Hey y’all, it’s that time of year again!  It’s my birthday!!!

Top 10 facts about the number 42 | Express.co.uk

This wasn’t exactly a banner year, and I don’t really feel like I have that much to say about it.  I’ll give it what I’ve got, though.

While 41 is not a monumental number, both of my girls hit big milestones during my odd year.  Emma turned 13, so we officially have a teenager.  Sofia turned 10, so we no longer have anyone in single digits.  I can tell you that I was not ready for either girl to turn those ages, but they’ve been great so far.  They are both such amazing little people, who really are not that little anymore.

Last week I hit the midway point in coursework for my doctoral degree.  Seven courses down, seven to go.  Then an internship, a huge exam, a dissertation, and a hop, skip, and a jump to my doctoral degree.  With each course, I seem to hit a point where I tell Michael that I cannot do this, but I’ve finished every course so far, so I guess I can.

Work continued on as usual, which means constant changes.  We saw a new tower emerge on the existing hospital building and quickly begin filling with patients , which is exciting and daunting at the same time.  We experienced the scary unknown of coronavirus, which ground all hospital visitations to a halt.  But the year was fun, as well.  I got to star in my own small day-in-the-life-of video for the hospital, which earned me lots of recognition and free donuts from my favorite bakery.  

I published not one but two books of poetry during 41.  I only meant to do the first one, Conversations with the Moon.  I had been working on that one for several months, and I knew where it was going.  39 Poems happened so fast that it seemed to come out of no where.  They are two very different books, but I am pleased with both of them.

We travelled just a little this year.  We made a few trips to Crawfordsville to see family, of course.  One of those was a milestone trip in itself, as it was for my parents’ 50th wedding anniversary.  That was a great week with family, celebrating my parents’ constant commitment to each other and their marriage, even when things are hard.  The only other real traveling we did was to the Outer Banks for a week in July.  That was a fantastic, leisurely week on the beach.  My brother went with us, which made the trip that much better.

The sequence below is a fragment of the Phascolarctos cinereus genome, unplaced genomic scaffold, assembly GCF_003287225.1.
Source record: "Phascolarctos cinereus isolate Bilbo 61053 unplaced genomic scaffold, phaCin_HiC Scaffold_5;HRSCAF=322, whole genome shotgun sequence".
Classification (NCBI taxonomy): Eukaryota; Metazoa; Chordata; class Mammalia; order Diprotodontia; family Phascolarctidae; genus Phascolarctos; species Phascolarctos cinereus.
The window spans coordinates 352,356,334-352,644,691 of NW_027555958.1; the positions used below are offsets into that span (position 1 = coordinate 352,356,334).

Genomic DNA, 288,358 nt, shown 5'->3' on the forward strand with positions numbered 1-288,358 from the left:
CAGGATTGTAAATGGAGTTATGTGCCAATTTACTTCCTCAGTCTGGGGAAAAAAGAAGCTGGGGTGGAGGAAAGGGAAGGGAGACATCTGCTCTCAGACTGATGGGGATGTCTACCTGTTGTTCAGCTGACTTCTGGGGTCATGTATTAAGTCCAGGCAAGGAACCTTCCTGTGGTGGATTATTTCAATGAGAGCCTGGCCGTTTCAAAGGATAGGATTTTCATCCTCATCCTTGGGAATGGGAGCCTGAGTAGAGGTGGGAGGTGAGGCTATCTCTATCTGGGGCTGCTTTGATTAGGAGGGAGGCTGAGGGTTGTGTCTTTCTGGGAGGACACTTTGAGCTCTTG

In the middle of 41, coronavirus hit and the world seemed to stop overnight.  We haven’t gotten coronavirus in my family, thankfully, but that doesn’t mean we haven’t been affected by it.  Everyone has been.  We had to cancel a vacation in April because it wasn’t safe to travel.  The girls haven’t been in a classroom since before spring break.  Michael works from home indefinitely.  We rarely leave the house, just to pick up groceries and fetch carryout food.  We wear masks everywhere we go.

In the forced togetherness, though, we have grown.  Rather than being sick of one another, the four of us have remained close.  We have learned a strange mix of independence and yet depending on one another.  We have played endless games and taken up new hobbies.

It has been an odd year, largely because of coronavirus.  Unfortunately there is no end in sight for it, at least at this point.  Somedays it feels like coronavirus will go on forever, and that our stringent social distancing will as well.

41 doesn’t go on forever, though.  42 is here, shrouded in a veil of unknowing.  I have things I hope we will do, like eventually send our girls back to school.  We hope to travel to Greece next summer if it is safe to do so.  But like so much of our current life, we are in a wait-and-see holding pattern for now.

So to 41, thanks for being a very different year.  I won’t soon forget you.

And to 42, let’s do this.

Psalm 23

I realized something over the weekend that I’m guessing some of you already knew: Psalm 23 can be read as a psalm of the dying.

I had always read it as a psalm of hope: hope for protection, hope for strength, hope for life.

Over the weekend, a family asked me to read it at the bedside of a dying patient.  I could tell that the spouse wanted to be the one to read it, but was too overcome with emotion.  So I did.

The LORD is my shepherd, I have all that I need.  He lets me rest in green meadows; he leads me beside peaceful streams….

In that moment, the patient all they needed.  Family was gathered together.  Memories and sweet tears were shared, and prayers for an easy passage offered up.  The patient was resting, perhaps not in green meadows of beside peaceful streams, but everything was being done to keep them comfortable.

…Even though I walk through the darkest valley, I will not be afraid, for you are close beside me.  Your rod and staff protect and comfort me….